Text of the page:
This is true in Hollywood today and 60 years ago (Elizabeth Taylor and Debbie Fisher anyone?) and it was true at the Russian court in the 1800s.

I just finished reading From Splendor to Revolution: Romanov Women 1847-1928 and it was full of girl sh*t.

Julia P. Gelardi has got to be one of the best biographers of famous women. I’ve mentioned it loads of times before, but her book about the five granddaughters of Queen Victoria who all went on to become Queens in their own right, is among my favourite biographies. From Splendor to Revolution is another excellent example of the talent of this woman to take the incredible lives of four women and the times they lived in and break them down into a 389 page book. That’s a tall order.

splendor

The book follows the lives and loves of the Empress Marie Feodorovna (who had been Princess Dagmar of Denmark), and her sisters-in-law Marie Pavlovna (a German princess who married a Russian Grand Duke, also known as Miechen), Marie Alexandrovna (daughter of Alexander II who married Albert, the Duke of Edinburgh and became the Duchess of Coburg), and Olga Constantinovna (a Russian Grand Duchess who married Marie Feodorovna’s brother George who became King George I of Greece, making his wife Queen Olga of Greece).

Did you get all that?

Aside from all the Maries (and Olgas and Alexanders) to keep track of, this book was full of gossip. The Russian court loved to gossip and compete with each other. Marie Feodorovna and Marie Pavlovna did not like each other and things only got worse as Russia headed ever faster towards Revolution. Meanwhile, Marie Alexandrovna, used to the level of status she had in Russia as the daughter of Alexander II, fought her English relations for her level of precedence in their society.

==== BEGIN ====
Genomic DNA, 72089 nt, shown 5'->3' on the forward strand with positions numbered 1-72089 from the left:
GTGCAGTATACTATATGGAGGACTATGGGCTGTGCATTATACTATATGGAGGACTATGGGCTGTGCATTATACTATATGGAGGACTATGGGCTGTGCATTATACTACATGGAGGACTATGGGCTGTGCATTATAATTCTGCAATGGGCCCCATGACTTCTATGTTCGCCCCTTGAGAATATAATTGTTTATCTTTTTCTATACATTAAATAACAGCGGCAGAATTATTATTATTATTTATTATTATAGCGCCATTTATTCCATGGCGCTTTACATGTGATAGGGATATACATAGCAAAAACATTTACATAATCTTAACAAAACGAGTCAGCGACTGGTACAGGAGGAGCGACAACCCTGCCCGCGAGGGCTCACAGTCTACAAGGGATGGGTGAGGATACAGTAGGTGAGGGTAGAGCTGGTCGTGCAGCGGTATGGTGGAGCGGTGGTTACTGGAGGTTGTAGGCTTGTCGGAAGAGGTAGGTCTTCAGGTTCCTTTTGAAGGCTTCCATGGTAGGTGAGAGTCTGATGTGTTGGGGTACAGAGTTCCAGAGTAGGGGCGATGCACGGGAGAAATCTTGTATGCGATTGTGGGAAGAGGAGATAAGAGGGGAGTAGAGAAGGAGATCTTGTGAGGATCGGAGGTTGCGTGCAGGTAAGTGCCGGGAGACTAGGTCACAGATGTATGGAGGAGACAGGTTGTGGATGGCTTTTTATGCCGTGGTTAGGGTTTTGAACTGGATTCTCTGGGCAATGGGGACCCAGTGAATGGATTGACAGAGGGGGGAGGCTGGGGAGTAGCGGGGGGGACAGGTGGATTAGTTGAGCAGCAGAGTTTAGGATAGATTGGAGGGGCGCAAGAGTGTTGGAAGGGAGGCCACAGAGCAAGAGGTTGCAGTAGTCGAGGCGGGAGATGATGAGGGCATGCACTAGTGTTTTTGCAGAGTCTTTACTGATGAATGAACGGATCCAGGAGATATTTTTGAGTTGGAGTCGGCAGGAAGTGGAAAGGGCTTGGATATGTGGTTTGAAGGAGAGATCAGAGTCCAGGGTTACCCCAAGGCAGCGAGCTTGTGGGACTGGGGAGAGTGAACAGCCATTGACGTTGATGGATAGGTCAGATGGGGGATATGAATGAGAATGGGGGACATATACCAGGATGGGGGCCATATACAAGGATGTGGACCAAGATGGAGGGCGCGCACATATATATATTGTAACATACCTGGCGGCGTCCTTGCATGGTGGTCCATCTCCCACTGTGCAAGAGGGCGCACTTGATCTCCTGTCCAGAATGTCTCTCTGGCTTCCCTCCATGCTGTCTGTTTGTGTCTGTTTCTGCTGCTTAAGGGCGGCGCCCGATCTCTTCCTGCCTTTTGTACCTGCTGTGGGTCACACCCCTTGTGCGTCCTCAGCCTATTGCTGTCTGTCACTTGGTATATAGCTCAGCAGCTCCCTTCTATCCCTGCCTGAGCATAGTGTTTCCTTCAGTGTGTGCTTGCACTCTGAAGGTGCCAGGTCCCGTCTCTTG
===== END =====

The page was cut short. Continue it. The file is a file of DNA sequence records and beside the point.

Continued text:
Of course their lives weren’t all about gossip and fighting and the most exquisite jewels; Russia’s Imperial family were living on borrowed time and their Greek relations were no better off. By the time the 1920s rolled around, most Russian royals were living in exile (if they were living at all) while the Greeks made one last attempt at maintaining the throne.

One of the reasons why Gelardi is so adept at making these sprawling biographies of hers so accessible is that she is able to show the human side of history’s personalities. If you look at portraits or photos of these women, you see them covered in the garb of their position, dripping in jewels that don’t seem like they could be real. But when you get the chance to read their letters to each other during one of the most tumultuous epochs of human history, you get to meet the person beneath the crown. Queen Olga was an affectionate and empathetic woman, writing adoring letters to her nephew, the future George V; Marie Alexandrovna was a proud Russian and an involved mother, looking out for the interests of all her daughtes, especially Missy who became Queen Marie of Romania; Marie Pavolvna was an excellent hostess who loved to surround herself with the most glamourous people and in the end was a most loyal mistress; and Empress Marie Feodorovna was incredibly devoted to her husband and her children, and adored by Russia while she shared the throne with Alexander III.

I learned a lot from this one. The period of time covered seems so available because their lives bled into the 20th century – their descendants still exist! They’re not that far removed either. Prince Philip, the Duke of Edinburgh, is a grandson of Queen Olga after all.

So that’s another fantastic book about woman from Julia P. Gelardi. Now I just need to get my hands on In Triumph’s Wake: Royal Mothers, Tragic Daughters and the Price They Paid for Glory!